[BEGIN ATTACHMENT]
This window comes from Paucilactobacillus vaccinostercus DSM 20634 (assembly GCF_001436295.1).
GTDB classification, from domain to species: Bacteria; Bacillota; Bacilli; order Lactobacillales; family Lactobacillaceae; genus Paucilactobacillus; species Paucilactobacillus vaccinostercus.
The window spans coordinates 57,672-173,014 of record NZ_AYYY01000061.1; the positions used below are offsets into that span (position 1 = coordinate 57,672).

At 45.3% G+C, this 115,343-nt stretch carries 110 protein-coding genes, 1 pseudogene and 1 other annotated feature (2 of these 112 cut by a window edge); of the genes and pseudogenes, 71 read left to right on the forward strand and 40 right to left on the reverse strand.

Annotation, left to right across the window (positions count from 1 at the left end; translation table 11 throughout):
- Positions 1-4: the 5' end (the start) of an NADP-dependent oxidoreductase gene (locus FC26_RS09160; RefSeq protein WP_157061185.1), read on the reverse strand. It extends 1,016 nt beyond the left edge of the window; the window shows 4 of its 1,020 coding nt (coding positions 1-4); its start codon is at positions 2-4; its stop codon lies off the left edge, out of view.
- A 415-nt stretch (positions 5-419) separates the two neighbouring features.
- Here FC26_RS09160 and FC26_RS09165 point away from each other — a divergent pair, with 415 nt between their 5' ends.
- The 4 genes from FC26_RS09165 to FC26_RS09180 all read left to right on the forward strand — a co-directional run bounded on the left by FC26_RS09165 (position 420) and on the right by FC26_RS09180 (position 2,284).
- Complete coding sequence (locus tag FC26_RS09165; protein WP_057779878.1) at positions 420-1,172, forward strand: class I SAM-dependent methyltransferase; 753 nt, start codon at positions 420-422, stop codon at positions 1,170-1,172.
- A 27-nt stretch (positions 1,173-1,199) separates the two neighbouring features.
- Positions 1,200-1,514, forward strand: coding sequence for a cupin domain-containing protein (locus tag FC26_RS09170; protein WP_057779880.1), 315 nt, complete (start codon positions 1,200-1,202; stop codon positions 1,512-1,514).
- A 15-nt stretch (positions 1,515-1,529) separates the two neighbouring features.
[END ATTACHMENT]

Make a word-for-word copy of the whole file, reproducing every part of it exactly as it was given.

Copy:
This window comes from Paucilactobacillus vaccinostercus DSM 20634 (assembly GCF_001436295.1).
GTDB classification, from domain to species: Bacteria; Bacillota; Bacilli; order Lactobacillales; family Lactobacillaceae; genus Paucilactobacillus; species Paucilactobacillus vaccinostercus.
The window spans coordinates 57,672-173,014 of record NZ_AYYY01000061.1; the positions used below are offsets into that span (position 1 = coordinate 57,672).

At 45.3% G+C, this 115,343-nt stretch carries 110 protein-coding genes, 1 pseudogene and 1 other annotated feature (2 of these 112 cut by a window edge); of the genes and pseudogenes, 71 read left to right on the forward strand and 40 right to left on the reverse strand.

Annotation, left to right across the window (positions count from 1 at the left end; translation table 11 throughout):
- Positions 1-4: the 5' end (the start) of an NADP-dependent oxidoreductase gene (locus FC26_RS09160; RefSeq protein WP_157061185.1), read on the reverse strand. It extends 1,016 nt beyond the left edge of the window; the window shows 4 of its 1,020 coding nt (coding positions 1-4); its start codon is at positions 2-4; its stop codon lies off the left edge, out of view.
- A 415-nt stretch (positions 5-419) separates the two neighbouring features.
- Here FC26_RS09160 and FC26_RS09165 point away from each other — a divergent pair, with 415 nt between their 5' ends.
- The 4 genes from FC26_RS09165 to FC26_RS09180 all read left to right on the forward strand — a co-directional run bounded on the left by FC26_RS09165 (position 420) and on the right by FC26_RS09180 (position 2,284).
- Complete coding sequence (locus tag FC26_RS09165; protein WP_057779878.1) at positions 420-1,172, forward strand: class I SAM-dependent methyltransferase; 753 nt, start codon at positions 420-422, stop codon at positions 1,170-1,172.
- A 27-nt stretch (positions 1,173-1,199) separates the two neighbouring features.
- Positions 1,200-1,514, forward strand: coding sequence for a cupin domain-containing protein (locus tag FC26_RS09170; protein WP_057779880.1), 315 nt, complete (start codon positions 1,200-1,202; stop codon positions 1,512-1,514).
- A 15-nt stretch (positions 1,515-1,529) separates the two neighbouring features.